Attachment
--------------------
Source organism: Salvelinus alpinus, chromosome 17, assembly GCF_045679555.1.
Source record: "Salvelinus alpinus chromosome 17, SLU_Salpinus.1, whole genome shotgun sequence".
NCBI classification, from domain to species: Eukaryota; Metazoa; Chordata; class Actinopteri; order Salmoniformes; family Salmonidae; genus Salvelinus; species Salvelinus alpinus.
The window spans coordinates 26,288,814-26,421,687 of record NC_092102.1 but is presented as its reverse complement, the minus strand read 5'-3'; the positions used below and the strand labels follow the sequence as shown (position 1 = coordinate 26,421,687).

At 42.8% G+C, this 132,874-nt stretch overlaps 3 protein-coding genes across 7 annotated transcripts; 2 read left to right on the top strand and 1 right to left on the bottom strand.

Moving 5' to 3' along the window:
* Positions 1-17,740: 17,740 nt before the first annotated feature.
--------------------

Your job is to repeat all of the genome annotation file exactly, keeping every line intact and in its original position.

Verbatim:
Source organism: Salvelinus alpinus, chromosome 17, assembly GCF_045679555.1.
Source record: "Salvelinus alpinus chromosome 17, SLU_Salpinus.1, whole genome shotgun sequence".
NCBI classification, from domain to species: Eukaryota; Metazoa; Chordata; class Actinopteri; order Salmoniformes; family Salmonidae; genus Salvelinus; species Salvelinus alpinus.
The window spans coordinates 26,288,814-26,421,687 of record NC_092102.1 but is presented as its reverse complement, the minus strand read 5'-3'; the positions used below and the strand labels follow the sequence as shown (position 1 = coordinate 26,421,687).

At 42.8% G+C, this 132,874-nt stretch overlaps 3 protein-coding genes across 7 annotated transcripts; 2 read left to right on the top strand and 1 right to left on the bottom strand.

Moving 5' to 3' along the window:
* Positions 1-17,740: 17,740 nt before the first annotated feature.